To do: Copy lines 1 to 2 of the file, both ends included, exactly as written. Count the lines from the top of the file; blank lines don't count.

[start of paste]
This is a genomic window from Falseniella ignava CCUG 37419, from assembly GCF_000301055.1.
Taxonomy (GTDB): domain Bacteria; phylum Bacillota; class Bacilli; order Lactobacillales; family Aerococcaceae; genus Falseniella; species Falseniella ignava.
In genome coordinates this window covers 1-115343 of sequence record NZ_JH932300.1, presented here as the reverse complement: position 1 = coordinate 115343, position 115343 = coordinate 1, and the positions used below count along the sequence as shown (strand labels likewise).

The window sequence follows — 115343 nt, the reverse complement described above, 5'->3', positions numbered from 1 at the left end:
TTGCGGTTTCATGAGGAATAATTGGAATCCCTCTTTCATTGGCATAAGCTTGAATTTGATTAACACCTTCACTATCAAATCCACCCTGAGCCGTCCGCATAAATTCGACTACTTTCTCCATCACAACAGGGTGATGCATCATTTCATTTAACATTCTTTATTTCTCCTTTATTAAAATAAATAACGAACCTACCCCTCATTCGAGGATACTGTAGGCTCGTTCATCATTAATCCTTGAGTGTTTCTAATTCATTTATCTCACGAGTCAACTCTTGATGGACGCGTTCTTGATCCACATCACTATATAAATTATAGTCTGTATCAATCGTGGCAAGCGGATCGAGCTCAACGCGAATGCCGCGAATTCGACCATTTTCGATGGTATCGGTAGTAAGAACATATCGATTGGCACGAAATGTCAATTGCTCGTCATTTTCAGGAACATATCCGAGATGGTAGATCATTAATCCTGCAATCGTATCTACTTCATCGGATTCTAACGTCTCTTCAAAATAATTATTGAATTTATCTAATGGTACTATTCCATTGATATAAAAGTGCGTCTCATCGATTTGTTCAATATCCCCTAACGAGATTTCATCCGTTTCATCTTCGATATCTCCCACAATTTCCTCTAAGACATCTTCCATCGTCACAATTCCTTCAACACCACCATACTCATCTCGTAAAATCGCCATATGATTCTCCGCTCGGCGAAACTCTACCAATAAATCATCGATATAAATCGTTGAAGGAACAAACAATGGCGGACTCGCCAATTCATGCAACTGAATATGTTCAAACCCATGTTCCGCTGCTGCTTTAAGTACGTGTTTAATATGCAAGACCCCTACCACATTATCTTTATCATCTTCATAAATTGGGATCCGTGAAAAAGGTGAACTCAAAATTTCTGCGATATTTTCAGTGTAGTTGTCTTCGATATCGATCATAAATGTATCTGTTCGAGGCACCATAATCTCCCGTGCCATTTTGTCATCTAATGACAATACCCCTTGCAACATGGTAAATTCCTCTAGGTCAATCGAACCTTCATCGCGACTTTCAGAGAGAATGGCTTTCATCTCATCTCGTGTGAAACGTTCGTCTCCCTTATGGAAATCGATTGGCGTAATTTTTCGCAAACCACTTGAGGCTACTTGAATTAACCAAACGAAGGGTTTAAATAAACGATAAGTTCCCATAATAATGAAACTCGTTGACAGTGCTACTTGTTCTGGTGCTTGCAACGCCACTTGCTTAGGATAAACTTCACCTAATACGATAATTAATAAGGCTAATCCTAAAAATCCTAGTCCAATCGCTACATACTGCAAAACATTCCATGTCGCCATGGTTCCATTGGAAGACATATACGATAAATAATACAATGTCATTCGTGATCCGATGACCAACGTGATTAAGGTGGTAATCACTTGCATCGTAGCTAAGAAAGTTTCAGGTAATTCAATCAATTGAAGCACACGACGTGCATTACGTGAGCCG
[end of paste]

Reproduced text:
This is a genomic window from Falseniella ignava CCUG 37419, from assembly GCF_000301055.1.
Taxonomy (GTDB): domain Bacteria; phylum Bacillota; class Bacilli; order Lactobacillales; family Aerococcaceae; genus Falseniella; species Falseniella ignava.